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Caro Newling: Long-running West End shows are like universities

A scene from Charlie and the Chocolate Factory. Photo: Matt Crockett
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Last month, Charlie and the Chocolate Factory finished the first chapter of its stage life with its 1,527th performance at Theatre Royal Drury Lane in the West End. Having also produced Shrek the Musical there, I am now, after a tenancy of six and half years, re-routing my daily commute to avoid seeing another show’s signage on that iconic portico.

The end of this long and lucky tenure at Drury Lane has given me pause to reflect on a hidden and undervalued legacy of these big-beast shows: just how much opportunity they have created for emerging theatre practitioners across the industry. Their scale – few are bigger than Charlie and Shrek – can obscure the impact on the professional lives of the 200 people employed on each production.

Over six years, I have seen the resident creative teams graduate to become associates, and go on to make their own productions. Assistant stage managers have become company managers and starters in automation departments have graduated to captain of the ship. There is nothing like seeing a production coordinator join our ranks as a fully fledged producer. And there is certainly nothing like seeing a member of the ensemble take command of a principal role they have always known they could, and should, lay claim to.

Some of this development is, quite rightly, formalised. All producers have a responsibility to make training and experience part of the team mix when making theatre at any scale. The extraordinary Creative Talent programme that our co-producer Warner Bros runs out of its Leavesden base embraced Charlie with five stage management work placements annually, culminating in a unique, paid, three-month work experience.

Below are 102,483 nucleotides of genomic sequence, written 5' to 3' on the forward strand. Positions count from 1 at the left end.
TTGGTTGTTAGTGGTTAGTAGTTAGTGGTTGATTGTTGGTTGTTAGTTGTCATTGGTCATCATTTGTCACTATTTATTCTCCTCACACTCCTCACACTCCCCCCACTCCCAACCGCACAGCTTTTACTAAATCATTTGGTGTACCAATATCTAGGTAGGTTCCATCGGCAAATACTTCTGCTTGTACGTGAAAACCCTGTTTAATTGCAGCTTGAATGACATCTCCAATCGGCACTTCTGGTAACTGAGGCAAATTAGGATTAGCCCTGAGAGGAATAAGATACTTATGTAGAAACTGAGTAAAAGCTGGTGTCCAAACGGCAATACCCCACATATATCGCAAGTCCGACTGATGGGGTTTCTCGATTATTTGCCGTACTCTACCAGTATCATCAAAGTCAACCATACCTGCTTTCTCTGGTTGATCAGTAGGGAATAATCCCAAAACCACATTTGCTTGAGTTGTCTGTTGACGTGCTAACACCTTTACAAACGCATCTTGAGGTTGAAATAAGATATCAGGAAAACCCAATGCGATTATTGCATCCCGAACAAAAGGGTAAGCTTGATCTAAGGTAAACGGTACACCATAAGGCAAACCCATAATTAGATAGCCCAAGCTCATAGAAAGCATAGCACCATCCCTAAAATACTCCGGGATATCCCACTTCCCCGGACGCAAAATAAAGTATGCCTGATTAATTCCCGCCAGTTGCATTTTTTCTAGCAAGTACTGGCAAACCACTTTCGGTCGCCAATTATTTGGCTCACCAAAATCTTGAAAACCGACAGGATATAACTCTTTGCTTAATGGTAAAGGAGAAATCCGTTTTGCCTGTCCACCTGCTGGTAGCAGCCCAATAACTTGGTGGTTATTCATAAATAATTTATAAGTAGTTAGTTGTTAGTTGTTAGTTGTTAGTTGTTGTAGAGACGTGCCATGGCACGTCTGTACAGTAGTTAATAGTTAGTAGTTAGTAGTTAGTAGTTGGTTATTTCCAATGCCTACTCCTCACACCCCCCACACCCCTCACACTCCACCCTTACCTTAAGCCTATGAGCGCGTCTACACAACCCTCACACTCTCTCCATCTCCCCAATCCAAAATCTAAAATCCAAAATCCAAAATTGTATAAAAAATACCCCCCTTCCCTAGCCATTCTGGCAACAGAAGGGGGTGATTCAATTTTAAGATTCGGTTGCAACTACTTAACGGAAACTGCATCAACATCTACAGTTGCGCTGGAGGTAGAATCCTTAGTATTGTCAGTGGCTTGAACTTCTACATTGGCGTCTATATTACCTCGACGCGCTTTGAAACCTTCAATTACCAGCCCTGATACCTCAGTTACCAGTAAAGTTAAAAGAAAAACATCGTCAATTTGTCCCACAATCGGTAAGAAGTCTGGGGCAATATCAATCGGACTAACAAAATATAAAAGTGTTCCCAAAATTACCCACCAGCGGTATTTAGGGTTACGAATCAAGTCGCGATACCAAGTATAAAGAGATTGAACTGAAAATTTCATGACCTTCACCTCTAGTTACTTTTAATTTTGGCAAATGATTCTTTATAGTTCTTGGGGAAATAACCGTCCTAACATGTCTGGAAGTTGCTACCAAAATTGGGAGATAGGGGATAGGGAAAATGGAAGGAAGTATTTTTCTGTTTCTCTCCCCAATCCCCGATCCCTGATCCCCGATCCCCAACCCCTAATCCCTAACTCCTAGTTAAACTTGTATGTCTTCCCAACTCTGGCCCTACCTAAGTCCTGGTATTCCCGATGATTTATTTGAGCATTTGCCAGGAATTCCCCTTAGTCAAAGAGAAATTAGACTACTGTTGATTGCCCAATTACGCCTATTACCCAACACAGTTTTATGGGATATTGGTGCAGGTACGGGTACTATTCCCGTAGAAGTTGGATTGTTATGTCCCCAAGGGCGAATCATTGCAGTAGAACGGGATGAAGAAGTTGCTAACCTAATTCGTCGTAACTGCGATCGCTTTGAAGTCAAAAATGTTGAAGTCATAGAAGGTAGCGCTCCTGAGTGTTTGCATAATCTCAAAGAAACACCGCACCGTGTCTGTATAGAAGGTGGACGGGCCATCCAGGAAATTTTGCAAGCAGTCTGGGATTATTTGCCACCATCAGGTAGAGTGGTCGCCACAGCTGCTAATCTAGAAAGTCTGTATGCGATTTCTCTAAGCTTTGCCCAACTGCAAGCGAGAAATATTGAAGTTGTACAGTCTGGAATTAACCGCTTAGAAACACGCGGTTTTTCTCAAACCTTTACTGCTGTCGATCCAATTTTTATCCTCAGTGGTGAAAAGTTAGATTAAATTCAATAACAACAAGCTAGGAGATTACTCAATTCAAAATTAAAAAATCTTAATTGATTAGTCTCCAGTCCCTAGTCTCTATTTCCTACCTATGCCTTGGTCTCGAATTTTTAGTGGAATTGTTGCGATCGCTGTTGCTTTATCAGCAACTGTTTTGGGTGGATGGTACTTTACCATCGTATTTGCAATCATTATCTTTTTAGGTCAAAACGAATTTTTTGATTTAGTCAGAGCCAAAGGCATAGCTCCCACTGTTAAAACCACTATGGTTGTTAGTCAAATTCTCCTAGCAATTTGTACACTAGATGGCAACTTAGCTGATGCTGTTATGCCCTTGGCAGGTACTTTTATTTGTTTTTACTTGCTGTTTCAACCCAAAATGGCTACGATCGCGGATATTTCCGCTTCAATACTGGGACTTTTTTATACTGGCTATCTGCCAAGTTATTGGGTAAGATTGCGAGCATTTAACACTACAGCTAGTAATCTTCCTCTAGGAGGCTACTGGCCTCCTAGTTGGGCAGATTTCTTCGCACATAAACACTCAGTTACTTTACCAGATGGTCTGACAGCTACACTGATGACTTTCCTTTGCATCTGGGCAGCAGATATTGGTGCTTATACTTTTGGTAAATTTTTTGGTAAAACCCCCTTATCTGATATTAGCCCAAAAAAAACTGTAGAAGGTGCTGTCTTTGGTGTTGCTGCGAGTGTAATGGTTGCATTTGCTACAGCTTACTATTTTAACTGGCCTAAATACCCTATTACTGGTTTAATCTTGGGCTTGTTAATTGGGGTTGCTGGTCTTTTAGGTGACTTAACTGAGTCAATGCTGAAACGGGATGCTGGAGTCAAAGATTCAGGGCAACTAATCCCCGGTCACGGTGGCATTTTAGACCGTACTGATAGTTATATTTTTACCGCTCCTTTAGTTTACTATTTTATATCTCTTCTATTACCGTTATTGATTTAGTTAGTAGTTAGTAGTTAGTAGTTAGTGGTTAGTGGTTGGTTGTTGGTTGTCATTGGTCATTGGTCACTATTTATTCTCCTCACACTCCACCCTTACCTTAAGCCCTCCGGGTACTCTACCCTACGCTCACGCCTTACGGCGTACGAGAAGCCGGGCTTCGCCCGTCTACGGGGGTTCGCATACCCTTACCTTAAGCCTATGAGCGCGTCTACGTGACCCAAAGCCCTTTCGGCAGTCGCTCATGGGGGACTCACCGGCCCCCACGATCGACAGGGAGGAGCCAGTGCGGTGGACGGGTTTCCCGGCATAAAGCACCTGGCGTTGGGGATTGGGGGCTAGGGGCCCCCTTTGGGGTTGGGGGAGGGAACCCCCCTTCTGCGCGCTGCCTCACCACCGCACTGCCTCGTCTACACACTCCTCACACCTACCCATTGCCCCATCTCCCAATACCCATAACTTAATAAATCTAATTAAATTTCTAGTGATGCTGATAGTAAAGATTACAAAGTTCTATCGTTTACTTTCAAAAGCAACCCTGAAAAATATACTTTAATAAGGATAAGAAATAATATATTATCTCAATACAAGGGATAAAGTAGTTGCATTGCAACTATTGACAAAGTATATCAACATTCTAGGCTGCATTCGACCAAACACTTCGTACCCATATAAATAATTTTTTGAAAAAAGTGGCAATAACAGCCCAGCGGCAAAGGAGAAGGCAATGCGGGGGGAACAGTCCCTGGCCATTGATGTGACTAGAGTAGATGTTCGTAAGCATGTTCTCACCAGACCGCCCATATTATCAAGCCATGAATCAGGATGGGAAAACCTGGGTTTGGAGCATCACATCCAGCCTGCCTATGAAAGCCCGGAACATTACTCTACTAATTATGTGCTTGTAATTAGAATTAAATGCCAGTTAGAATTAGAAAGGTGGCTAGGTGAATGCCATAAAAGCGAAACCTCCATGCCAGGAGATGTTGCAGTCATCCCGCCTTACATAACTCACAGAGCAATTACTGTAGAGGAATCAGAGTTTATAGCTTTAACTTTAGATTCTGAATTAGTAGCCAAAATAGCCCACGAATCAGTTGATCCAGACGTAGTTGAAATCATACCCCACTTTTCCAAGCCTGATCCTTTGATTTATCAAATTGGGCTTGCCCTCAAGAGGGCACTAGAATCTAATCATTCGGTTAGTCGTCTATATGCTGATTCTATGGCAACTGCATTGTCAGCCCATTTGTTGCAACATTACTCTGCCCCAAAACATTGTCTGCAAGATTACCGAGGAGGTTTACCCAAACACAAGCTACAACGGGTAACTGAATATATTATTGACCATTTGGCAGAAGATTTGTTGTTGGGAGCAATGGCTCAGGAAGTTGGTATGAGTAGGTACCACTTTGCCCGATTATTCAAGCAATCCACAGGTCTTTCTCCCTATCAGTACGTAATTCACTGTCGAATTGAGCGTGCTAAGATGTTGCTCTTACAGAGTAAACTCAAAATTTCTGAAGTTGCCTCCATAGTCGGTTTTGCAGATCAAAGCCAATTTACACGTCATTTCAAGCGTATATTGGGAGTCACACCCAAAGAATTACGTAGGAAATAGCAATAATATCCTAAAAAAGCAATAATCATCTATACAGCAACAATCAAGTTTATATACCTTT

This chimed with one of my passions as president of the Society of London Theatre, embodied by the development of TheatreCraft in the past three years, and now by our industry-wide survey to assess where technical training will be crucial to our collective future. Most notably, I have been humbled by how the culture of learning and opportunity is prompted not just by obligation or good leadership but by the generosity of production and senior stage management teams, which actively promote development of their successors.

Our long-running shows of scale are like universities where skills can be developed over time, limits tested, disasters averted and the thrill of “technically clean show” on the show report can be shared by many.

Being a part of this culture promotes good, collegiate producing – the kind of shared understanding that prompted me to say “yes” without hesitation when Nigel Harman, Olivier award-winning actor in Shrek the Musical, asked to direct the tour.

This kind of development can easily be overlooked, so it’s important to fly the flag for the big West End productions that quietly refresh and renew the collective talent pool that makes our industry great.

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